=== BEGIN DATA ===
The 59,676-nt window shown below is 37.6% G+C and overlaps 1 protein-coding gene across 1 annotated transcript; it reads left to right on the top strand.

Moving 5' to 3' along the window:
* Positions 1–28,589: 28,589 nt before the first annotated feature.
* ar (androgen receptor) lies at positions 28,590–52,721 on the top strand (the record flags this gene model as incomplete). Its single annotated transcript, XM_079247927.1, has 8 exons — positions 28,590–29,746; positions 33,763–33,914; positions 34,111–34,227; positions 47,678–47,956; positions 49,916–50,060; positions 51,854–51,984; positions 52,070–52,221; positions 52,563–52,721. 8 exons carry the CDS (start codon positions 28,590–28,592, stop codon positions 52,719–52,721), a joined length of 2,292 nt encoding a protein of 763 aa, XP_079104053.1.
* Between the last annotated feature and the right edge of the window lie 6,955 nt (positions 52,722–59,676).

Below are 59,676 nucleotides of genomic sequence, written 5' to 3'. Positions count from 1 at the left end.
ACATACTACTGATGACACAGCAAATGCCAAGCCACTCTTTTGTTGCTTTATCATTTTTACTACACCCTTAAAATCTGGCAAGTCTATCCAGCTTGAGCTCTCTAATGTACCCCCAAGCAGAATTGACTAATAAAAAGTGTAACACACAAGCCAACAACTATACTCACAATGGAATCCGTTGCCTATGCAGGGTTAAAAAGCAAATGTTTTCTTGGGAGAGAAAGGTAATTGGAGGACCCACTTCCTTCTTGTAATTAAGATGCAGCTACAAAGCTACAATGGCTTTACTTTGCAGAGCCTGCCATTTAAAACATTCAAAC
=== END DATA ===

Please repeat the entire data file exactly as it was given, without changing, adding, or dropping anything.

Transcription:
The 59,676-nt window shown below is 37.6% G+C and overlaps 1 protein-coding gene across 1 annotated transcript; it reads left to right on the top strand.

Moving 5' to 3' along the window:
* Positions 1–28,589: 28,589 nt before the first annotated feature.
* ar (androgen receptor) lies at positions 28,590–52,721 on the top strand (the record flags this gene model as incomplete). Its single annotated transcript, XM_079247927.1, has 8 exons — positions 28,590–29,746; positions 33,763–33,914; positions 34,111–34,227; positions 47,678–47,956; positions 49,916–50,060; positions 51,854–51,984; positions 52,070–52,221; positions 52,563–52,721. 8 exons carry the CDS (start codon positions 28,590–28,592, stop codon positions 52,719–52,721), a joined length of 2,292 nt encoding a protein of 763 aa, XP_079104053.1.
* Between the last annotated feature and the right edge of the window lie 6,955 nt (positions 52,722–59,676).

Below are 59,676 nucleotides of genomic sequence, written 5' to 3'. Positions count from 1 at the left end.
ACATACTACTGATGACACAGCAAATGCCAAGCCACTCTTTTGTTGCTTTATCATTTTTACTACACCCTTAAAATCTGGCAAGTCTATCCAGCTTGAGCTCTCTAATGTACCCCCAAGCAGAATTGACTAATAAAAAGTGTAACACACAAGCCAACAACTATACTCACAATGGAATCCGTTGCCTATGCAGGGTTAAAAAGCAAATGTTTTCTTGGGAGAGAAAGGTAATTGGAGGACCCACTTCCTTCTTGTAATTAAGATGCAGCTACAAAGCTACAATGGCTTTACTTTGCAGAGCCTGCCATTTAAAACATTCAAAC